Yearning for Simple Solutions

March 26, 2019 in Cooking & Baking Hints, Health by Joyce Bunderson

Sometimes I think, “It would be so nice to have a simple answer to a simple question.” If someone asks me the seemingly simple question, “Are vegetables better cooked or raw?” I’d like to be able to just say one or the other. But the fact is that the answer is not simple. Now having said that, let me share a bit of information and strive to decomplicate it a bit.

We all know that vegetables are a powerhouse among foods; they not only provide fiber, protein, complex carbohydrates, vitamins and minerals; they provide thousands of phytonutrients (plant nutrients). If you’re wanting to glean the most from your vegetable intake, then you may ask the above question – cooked or not?

Here’s the snag: Cooking reduces the levels of some nutrients; for example, the water-soluble vitamin C, the B vitamins and certain of the phytonutrients. But at the very same time, as you’re decreasing those nutrients by cooking, you’re increasing the availability of carotenoids, like beta carotene and lycopene.

Some nutrients will be lost with any cooking method, but striving not to cook too long or at too high a heat, or in too much water, can protect more of the water-soluble nutrients. Steaming is one of the best ways to cook veggies because it preserves the nutrients by avoiding the leaching of the water-soluble nutrients and limits the exposure to too much heat. If you’re making soup or sauces this is not such a worry; because you consume the broth or sauce with the food, you’re not just enriching the drain. When you’re microwaving, blanching, sautéing, roasting, or steaming, you’re not using so much water and conserving the water-soluble nutrients. If you’re boiling vegetables, one way to protect the nutrients, is to save the liquid and use it to make broths or sauces that will be consumed.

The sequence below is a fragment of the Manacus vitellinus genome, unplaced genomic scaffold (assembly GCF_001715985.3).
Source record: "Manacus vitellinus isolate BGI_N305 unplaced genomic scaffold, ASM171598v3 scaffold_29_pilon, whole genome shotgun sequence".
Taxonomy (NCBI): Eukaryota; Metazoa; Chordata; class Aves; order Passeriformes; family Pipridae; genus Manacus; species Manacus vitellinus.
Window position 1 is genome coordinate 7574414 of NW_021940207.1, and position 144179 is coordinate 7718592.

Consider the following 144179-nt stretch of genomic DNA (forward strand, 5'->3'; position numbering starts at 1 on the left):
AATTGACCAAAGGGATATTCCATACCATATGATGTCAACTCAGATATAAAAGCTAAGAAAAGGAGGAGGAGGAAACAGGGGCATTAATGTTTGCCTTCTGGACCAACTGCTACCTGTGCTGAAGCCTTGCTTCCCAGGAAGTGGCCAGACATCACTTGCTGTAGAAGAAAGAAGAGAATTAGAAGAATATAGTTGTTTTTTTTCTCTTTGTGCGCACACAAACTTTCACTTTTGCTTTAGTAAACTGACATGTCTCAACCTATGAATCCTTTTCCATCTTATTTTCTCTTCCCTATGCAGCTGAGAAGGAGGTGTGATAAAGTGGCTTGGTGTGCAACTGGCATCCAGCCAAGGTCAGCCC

As I mentioned above, if you eat all your vegetables raw, you will limit the amount of some nutrients, like the over 600 carotenoids that exist naturally in nature. Some vegetables that are great sources for carotenoids are: tomatoes, zucchini, asparagus, cabbage, spinach, carrots, broccoli, peppers and mushrooms. These vegetables definitely supply more carotenoids when consumed cooked.

In my mind, the very most important aspect of vegetable consumption is to do just that, consume them – eat them either raw or cooked. If you’re doing both, you’ll end up getting a variety of nutrients. If you enjoy them more, cooked or more raw – do that. Getting more into your body is far more important than worrying about whether a too-small amount is cooked or uncooked.

Cooked or raw? Not an easy answer, but my advice is to pay the most attention to figuring out how to eat plenty of them.